Prestige is defined as a favorable standing or recognition based on previous merit and reputation. Prestige is often a component in an organization’s reputation and role among its peers. Organizational prestige is also sometimes referred to as a construed external image or perceived external prestige. It is a vital external concept for an organization’s reputation. External opinions are able to influence internal attitudes to help build a sense of community and affection for an organization. This positive attribution can help an organization achieve its goals better. This entry first covers the historical roots of the concept of prestige and the role of attributes and associations in an organization’s prestige. It then discusses the outcomes of prestige and the relationship between prestige and reputation.
The concept of prestige is rooted in the sociological studies of what contributes to an organization’s standing in society or the image that the society holds of it. Prestige is often attributed to organizations or services that have the largest role in their fields or are viewed as making the most impact. Prestige can be developed from an organization’s presence either in a community or in the media because of their familiarity with the organization and its practices. Prestige is a reputational quality built from intrinsic values such as product favorability and brand loyalty, but it can also be developed from external perceptions of goodwill and positive influence in the marketplace.
Attributions and Associations
Prestige can also be an outcome of an organization’s associations or peer networks if they have close ties. An organization can be seen more positively if it is affiliated to other seemingly prestigious entities. A sense of belonging or connectedness to other elite organizations can have a halo effect in which positive attributions are shared among an entire sector or between groups of industry leaders. The attribution of prestige can increase an organization’s positive reputation and its connections to its external publics.
Outcomes of Prestige
Specifically, perceived external prestige is an organization’s employees’ and other internal publics’ perception of how the external world views their organization. An increase in an organization’s external image allows employees to identify more closely with the organization. If employees believe that their organization is viewed to be very prestigious, it can increase their alignment with the organization and even increase their self-esteem. A positive external image or even the perception of a positive image helps solidify a team mentality and a unification of purpose among employees. An increase in perceived external prestige can increase employee engagement. If employees feel that their organization is highly valued by external audiences, they will be more committed to being a part of its success story. The opposite can also be true. If an organization’s reputation becomes tarnished and its public esteem falters, employees’ pride in their work can decrease. It is important for organizations to understand how the external influence of perceived attitudes can affect internal publics, eventually affecting the organization’s productivity. This connection between employees and the organization can increase their sense of pride in the organization, which in turn can increase employees’ efforts and contributions to the organization overall. This is expected to occur most strongly when members believe that distinguished publics view the organization in a positive light.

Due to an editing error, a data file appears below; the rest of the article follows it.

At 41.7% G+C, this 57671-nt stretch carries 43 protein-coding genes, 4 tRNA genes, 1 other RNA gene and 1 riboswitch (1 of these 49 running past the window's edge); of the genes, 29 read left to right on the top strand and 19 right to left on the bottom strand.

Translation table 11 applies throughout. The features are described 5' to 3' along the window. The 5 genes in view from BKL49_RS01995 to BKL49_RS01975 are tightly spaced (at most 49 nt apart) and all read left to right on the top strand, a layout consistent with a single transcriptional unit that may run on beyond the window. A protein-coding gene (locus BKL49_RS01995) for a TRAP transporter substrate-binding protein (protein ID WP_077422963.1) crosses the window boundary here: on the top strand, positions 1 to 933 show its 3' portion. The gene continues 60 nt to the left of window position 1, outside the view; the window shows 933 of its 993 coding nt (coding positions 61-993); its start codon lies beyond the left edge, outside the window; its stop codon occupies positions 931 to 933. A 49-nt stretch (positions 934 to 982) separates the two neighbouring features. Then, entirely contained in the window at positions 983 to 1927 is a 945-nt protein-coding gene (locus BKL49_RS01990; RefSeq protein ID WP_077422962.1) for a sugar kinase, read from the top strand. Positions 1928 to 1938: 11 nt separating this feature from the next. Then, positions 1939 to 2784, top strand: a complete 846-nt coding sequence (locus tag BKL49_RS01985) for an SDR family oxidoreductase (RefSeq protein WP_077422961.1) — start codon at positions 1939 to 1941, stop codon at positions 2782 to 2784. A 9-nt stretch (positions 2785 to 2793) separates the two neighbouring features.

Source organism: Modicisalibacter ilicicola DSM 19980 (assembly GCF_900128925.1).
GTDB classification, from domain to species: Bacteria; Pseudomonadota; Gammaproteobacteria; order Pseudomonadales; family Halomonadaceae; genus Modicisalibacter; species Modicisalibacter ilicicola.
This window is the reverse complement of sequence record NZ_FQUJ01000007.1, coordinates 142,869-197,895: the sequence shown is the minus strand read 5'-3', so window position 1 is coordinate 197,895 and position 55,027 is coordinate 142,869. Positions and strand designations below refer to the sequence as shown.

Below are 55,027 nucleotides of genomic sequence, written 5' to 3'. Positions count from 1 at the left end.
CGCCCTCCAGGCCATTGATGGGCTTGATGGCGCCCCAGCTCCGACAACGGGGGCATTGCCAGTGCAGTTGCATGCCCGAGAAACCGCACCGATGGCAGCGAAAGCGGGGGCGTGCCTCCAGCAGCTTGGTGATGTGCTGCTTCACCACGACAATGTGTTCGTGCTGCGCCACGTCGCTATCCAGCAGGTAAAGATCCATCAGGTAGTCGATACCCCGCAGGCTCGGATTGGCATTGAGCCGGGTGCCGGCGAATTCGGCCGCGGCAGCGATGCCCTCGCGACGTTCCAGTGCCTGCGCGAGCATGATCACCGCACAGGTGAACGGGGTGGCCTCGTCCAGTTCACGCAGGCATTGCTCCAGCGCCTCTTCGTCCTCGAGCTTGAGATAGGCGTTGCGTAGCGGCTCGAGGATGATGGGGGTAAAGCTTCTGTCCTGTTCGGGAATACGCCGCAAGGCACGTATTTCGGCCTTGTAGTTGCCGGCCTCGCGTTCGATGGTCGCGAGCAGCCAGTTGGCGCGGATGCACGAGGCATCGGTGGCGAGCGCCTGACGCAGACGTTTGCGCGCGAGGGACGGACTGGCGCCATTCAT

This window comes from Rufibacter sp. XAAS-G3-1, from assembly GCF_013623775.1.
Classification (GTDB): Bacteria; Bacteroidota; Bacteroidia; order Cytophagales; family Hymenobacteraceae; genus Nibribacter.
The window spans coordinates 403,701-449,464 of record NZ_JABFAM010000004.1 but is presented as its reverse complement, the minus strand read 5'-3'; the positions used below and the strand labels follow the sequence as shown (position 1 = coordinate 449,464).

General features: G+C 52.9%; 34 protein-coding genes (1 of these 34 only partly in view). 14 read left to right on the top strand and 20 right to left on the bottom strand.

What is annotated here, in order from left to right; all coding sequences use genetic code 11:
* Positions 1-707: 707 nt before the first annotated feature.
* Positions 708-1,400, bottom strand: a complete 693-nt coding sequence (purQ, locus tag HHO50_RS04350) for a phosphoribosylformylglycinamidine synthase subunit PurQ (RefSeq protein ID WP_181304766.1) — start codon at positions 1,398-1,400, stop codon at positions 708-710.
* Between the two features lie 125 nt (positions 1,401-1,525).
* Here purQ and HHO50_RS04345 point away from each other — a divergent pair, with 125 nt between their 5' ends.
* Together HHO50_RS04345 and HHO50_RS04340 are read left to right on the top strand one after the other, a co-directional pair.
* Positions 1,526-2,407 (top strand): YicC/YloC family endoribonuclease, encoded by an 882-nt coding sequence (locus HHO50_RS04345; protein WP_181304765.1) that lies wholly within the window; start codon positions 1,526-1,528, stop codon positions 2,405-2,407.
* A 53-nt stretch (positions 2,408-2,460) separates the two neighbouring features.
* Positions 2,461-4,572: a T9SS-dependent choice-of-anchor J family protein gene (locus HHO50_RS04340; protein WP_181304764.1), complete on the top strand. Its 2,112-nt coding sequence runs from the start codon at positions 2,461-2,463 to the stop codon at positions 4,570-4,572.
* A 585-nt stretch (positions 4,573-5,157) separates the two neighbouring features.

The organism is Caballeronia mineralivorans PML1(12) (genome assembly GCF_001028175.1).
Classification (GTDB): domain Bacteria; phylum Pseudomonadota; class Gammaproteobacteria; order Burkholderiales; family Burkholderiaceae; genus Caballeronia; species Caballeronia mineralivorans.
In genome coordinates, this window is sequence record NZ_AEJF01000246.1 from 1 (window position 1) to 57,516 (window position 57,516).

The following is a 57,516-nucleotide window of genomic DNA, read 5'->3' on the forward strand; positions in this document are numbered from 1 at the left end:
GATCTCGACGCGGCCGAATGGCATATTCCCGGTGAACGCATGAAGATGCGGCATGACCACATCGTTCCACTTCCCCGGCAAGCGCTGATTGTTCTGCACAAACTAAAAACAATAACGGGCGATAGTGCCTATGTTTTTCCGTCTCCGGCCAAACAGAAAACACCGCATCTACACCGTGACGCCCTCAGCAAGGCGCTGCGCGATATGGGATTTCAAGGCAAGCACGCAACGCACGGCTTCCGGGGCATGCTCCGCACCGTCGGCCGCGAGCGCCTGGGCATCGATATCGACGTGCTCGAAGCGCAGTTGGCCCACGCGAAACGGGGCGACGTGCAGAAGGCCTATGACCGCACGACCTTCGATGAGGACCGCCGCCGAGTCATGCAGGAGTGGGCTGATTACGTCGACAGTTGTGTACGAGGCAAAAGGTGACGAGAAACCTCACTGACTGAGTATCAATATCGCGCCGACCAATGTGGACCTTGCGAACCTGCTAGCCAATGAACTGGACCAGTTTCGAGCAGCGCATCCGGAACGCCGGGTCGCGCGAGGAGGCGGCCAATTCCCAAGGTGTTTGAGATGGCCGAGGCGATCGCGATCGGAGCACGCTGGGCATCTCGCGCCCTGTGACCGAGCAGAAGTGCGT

Prestige and Reputation
Prestige is an important component of an organization’s reputation. It is rooted in an organization’s standing within its community as well as its field. Prestige is influenced and developed through an organization’s connection with other peer organizations and those organizations’ positive reputations. An organization’s positive external image, either perceived or actual, influences the organization’s employees, helping to build a stronger organizational identity among its internal publics. Collectively, a perceived positive image, encouraging peer influence, and a strong organizational identity can improve the effectiveness of an organization in achieving its intended goals.
Bartels, J., Pruyn, A., de Jong, M., & Joustra, I. (2007). Multiple organizational identification levels and the impact of perceived external prestige and communication climate. Journal of Organizational Behavior, 28(2), 173–190. doi:
Elstak, M. N., Bhatt, M., Van Riel, C. B. M., Pratt, M. G., & Berens, G. A. J. M. (2015). Organizational identification during a merger: The role of self-enhancement and uncertainty reduction motives during a major organizational change. Journal of Management Studies, 52(1), 32–62. doi:
Frandsen, S. (2012). Organizational image, identification, and cynical distance: Prestigious professionals in a low-prestige organization. Management Communication Quarterly, 26(3), 351–376. doi:
Smidts, A., Pruyn, A. T. H., & van Riel, C. (2001). The impact of employee communication and perceived external prestige on organizational identification. Academy of Management Journal, 49(5), 1051–1062.